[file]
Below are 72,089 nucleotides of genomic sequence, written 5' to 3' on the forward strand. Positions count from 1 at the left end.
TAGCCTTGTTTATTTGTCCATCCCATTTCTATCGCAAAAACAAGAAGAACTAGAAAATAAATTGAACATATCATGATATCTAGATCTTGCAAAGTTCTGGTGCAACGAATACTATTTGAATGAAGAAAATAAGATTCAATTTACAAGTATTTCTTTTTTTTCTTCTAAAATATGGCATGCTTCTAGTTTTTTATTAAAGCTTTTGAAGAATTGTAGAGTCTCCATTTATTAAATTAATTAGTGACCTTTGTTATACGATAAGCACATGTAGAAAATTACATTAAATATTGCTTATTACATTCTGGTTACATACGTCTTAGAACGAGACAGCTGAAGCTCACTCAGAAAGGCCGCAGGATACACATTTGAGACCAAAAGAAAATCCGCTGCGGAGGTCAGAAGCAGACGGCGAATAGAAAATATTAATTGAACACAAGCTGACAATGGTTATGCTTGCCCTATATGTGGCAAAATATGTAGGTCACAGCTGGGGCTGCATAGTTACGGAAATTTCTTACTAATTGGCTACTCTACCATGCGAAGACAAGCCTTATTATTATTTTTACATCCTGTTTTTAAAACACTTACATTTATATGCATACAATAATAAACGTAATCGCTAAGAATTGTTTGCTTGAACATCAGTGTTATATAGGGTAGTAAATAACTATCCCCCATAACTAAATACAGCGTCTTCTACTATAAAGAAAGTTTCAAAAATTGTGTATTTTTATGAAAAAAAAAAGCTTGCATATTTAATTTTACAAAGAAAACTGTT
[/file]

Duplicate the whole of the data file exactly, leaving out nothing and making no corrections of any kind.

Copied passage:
Below are 72,089 nucleotides of genomic sequence, written 5' to 3' on the forward strand. Positions count from 1 at the left end.
TAGCCTTGTTTATTTGTCCATCCCATTTCTATCGCAAAAACAAGAAGAACTAGAAAATAAATTGAACATATCATGATATCTAGATCTTGCAAAGTTCTGGTGCAACGAATACTATTTGAATGAAGAAAATAAGATTCAATTTACAAGTATTTCTTTTTTTTCTTCTAAAATATGGCATGCTTCTAGTTTTTTATTAAAGCTTTTGAAGAATTGTAGAGTCTCCATTTATTAAATTAATTAGTGACCTTTGTTATACGATAAGCACATGTAGAAAATTACATTAAATATTGCTTATTACATTCTGGTTACATACGTCTTAGAACGAGACAGCTGAAGCTCACTCAGAAAGGCCGCAGGATACACATTTGAGACCAAAAGAAAATCCGCTGCGGAGGTCAGAAGCAGACGGCGAATAGAAAATATTAATTGAACACAAGCTGACAATGGTTATGCTTGCCCTATATGTGGCAAAATATGTAGGTCACAGCTGGGGCTGCATAGTTACGGAAATTTCTTACTAATTGGCTACTCTACCATGCGAAGACAAGCCTTATTATTATTTTTACATCCTGTTTTTAAAACACTTACATTTATATGCATACAATAATAAACGTAATCGCTAAGAATTGTTTGCTTGAACATCAGTGTTATATAGGGTAGTAAATAACTATCCCCCATAACTAAATACAGCGTCTTCTACTATAAAGAAAGTTTCAAAAATTGTGTATTTTTATGAAAAAAAAAAGCTTGCATATTTAATTTTACAAAGAAAACTGTT